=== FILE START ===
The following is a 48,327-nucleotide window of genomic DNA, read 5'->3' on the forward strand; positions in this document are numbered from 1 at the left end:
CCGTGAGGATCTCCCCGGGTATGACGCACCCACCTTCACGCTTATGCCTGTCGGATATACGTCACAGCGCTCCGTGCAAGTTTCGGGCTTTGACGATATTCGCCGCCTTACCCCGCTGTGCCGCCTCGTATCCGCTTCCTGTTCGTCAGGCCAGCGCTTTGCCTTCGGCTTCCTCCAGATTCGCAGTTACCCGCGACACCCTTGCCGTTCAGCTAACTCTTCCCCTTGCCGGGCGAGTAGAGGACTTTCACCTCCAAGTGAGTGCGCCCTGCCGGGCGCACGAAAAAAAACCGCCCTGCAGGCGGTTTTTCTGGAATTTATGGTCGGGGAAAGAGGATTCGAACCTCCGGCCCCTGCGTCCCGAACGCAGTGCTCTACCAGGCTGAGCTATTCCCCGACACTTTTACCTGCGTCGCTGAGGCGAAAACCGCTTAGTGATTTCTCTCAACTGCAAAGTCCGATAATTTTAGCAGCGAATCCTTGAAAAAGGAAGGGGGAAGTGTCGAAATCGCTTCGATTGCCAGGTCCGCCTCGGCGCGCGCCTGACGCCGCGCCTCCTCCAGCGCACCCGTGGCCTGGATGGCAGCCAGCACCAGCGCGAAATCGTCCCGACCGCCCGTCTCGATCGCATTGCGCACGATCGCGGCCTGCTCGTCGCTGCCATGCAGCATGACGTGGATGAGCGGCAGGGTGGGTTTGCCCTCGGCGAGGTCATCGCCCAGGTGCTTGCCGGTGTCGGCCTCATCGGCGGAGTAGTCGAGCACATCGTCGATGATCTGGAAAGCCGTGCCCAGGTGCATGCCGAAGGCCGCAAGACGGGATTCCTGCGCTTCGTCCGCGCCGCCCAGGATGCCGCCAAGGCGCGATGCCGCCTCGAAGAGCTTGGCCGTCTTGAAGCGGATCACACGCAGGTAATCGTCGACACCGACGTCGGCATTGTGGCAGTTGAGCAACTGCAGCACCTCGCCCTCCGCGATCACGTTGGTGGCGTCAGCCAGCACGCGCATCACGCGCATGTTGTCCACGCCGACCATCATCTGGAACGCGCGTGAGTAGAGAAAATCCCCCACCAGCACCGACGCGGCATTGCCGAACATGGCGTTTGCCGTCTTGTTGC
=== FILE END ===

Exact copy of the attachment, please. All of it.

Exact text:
The following is a 48,327-nucleotide window of genomic DNA, read 5'->3' on the forward strand; positions in this document are numbered from 1 at the left end:
CCGTGAGGATCTCCCCGGGTATGACGCACCCACCTTCACGCTTATGCCTGTCGGATATACGTCACAGCGCTCCGTGCAAGTTTCGGGCTTTGACGATATTCGCCGCCTTACCCCGCTGTGCCGCCTCGTATCCGCTTCCTGTTCGTCAGGCCAGCGCTTTGCCTTCGGCTTCCTCCAGATTCGCAGTTACCCGCGACACCCTTGCCGTTCAGCTAACTCTTCCCCTTGCCGGGCGAGTAGAGGACTTTCACCTCCAAGTGAGTGCGCCCTGCCGGGCGCACGAAAAAAAACCGCCCTGCAGGCGGTTTTTCTGGAATTTATGGTCGGGGAAAGAGGATTCGAACCTCCGGCCCCTGCGTCCCGAACGCAGTGCTCTACCAGGCTGAGCTATTCCCCGACACTTTTACCTGCGTCGCTGAGGCGAAAACCGCTTAGTGATTTCTCTCAACTGCAAAGTCCGATAATTTTAGCAGCGAATCCTTGAAAAAGGAAGGGGGAAGTGTCGAAATCGCTTCGATTGCCAGGTCCGCCTCGGCGCGCGCCTGACGCCGCGCCTCCTCCAGCGCACCCGTGGCCTGGATGGCAGCCAGCACCAGCGCGAAATCGTCCCGACCGCCCGTCTCGATCGCATTGCGCACGATCGCGGCCTGCTCGTCGCTGCCATGCAGCATGACGTGGATGAGCGGCAGGGTGGGTTTGCCCTCGGCGAGGTCATCGCCCAGGTGCTTGCCGGTGTCGGCCTCATCGGCGGAGTAGTCGAGCACATCGTCGATGATCTGGAAAGCCGTGCCCAGGTGCATGCCGAAGGCCGCAAGACGGGATTCCTGCGCTTCGTCCGCGCCGCCCAGGATGCCGCCAAGGCGCGATGCCGCCTCGAAGAGCTTGGCCGTCTTGAAGCGGATCACACGCAGGTAATCGTCGACACCGACGTCGGCATTGTGGCAGTTGAGCAACTGCAGCACCTCGCCCTCCGCGATCACGTTGGTGGCGTCAGCCAGCACGCGCATCACGCGCATGTTGTCCACGCCGACCATCATCTGGAACGCGCGTGAGTAGAGAAAATCCCCCACCAGCACCGACGCGGCATTGCCGAACATGGCGTTTGCCGTCTTGTTGC